As I pulled the strands together, these various readings made me wonder if we are on the verge of a tipping point when it comes to our thinking about college, what a college degree means, and the way prestige factors into the equation of college preference.
Up till now, it has seemed to me that prestige was a variable that outweighed most others when many students and parents assessed the literal and figurative costs and benefits of college choice. Over the years, I have worked with many parents who promised their children: “If you get into an Ivy League school, we’ll find a way to pay for it.” On the flip side, I’ve also worked with parents who told their children that they will only “shell out for a private college if you get into a school with a big name – otherwise, you can go to our state university.”
I consider myself lucky, however, that I never had a conversation like one Levine recounts in her book, in which a father, upon hearing his son mention Harvard as a school he might want to apply to, said: “Now there’s a school I would give my left testicle to get my son into.” (p.4)
Whether they state it that graphically or not, we know that many parents have heretofore been willing to sacrifice a great deal in order for their children to attend a prestigious, “top tier” college.
So I am really intrigued by the increasingly persistent call, from a variety of sources, for us to re-evaluate our definitions of success and to think again about the traditional model of a four-year college education, its costs, and the value added (if any) by attending a prestigious institution. As I play around with these ideas, it seems to me that the slow pace of economic recovery in the US, combined with the steady increase in college costs, is accelerating this re-evaluation process, and decreasing the importance of prestige as a factor in the college selection process, even for those who can afford the tuition without making significant financial sacrifices. I work with a small group of students, so I don’t have the data to support a generalization at this point. However, I would love to hear from colleagues in the college admissions world who are seeing a change in the role that prestige plays as students make final college choices. Please leave comments on the site, or email me at: email@example.com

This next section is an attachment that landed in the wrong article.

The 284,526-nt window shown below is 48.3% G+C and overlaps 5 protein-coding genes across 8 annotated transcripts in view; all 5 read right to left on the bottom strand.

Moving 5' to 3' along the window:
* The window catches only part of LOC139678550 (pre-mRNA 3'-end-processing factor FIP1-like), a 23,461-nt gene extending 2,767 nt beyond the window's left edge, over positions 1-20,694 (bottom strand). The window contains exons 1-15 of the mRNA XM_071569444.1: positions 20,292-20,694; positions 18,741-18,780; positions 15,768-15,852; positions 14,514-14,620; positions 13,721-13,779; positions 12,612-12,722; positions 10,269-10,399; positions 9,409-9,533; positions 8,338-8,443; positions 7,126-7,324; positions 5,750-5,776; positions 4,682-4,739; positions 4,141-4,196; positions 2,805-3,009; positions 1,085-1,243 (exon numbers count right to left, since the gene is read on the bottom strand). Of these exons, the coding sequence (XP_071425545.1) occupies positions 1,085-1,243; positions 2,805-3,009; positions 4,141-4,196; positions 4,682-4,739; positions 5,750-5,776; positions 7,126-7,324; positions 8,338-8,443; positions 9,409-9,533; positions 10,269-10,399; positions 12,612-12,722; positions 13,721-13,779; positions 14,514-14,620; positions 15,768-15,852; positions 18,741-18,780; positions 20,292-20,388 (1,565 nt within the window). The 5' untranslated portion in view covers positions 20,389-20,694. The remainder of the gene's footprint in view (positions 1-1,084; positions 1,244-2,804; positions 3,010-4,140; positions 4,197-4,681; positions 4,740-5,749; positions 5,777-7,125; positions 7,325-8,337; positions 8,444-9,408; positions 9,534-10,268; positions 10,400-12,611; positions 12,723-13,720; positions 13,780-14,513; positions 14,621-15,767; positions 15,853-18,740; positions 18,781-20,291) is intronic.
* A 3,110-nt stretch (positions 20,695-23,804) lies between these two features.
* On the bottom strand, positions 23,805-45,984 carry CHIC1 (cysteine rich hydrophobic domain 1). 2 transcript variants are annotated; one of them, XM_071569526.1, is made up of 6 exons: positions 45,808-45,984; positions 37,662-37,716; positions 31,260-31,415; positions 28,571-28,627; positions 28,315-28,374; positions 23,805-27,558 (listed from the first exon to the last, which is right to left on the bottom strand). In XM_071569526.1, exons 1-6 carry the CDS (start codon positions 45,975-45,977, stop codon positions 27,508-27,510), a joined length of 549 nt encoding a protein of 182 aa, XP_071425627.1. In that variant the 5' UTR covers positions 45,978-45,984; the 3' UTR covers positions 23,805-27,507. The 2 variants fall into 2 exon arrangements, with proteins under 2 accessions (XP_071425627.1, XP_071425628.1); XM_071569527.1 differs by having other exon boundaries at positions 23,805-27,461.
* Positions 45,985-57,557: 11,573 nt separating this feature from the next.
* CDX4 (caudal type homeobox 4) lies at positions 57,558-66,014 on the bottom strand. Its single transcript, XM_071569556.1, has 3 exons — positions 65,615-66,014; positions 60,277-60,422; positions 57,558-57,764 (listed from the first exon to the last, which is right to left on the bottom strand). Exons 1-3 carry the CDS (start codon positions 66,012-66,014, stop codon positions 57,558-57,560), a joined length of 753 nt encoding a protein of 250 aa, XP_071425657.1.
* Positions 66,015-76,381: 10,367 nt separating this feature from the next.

Other, and very significant, changes in the terrain of higher education are already upon us. The idea that a college degree is not a necessary component of success got a big boost from Peter Thiel’s fellowship program. Started in 2010, the program offers successful applicants $100,000 apiece to skip college and pursue “their work, their research, and their self-education.” Check out the “UnCollege” website for another approach to skipping college and “hacking your education,” as founder Dale Stephens puts it. And to dip into the world of MOOC’s, have a look at the edX and Coursera websites.
It’s hard to say what the world(s) of higher education will look like in the next five years or so, and I can only guess at how the nature and substance of college counseling will evolve as options for higher education multiply. It will be fascinating to see how institutions and individuals react to these changes.
Brave new world’s a-comin’, that’s for sure.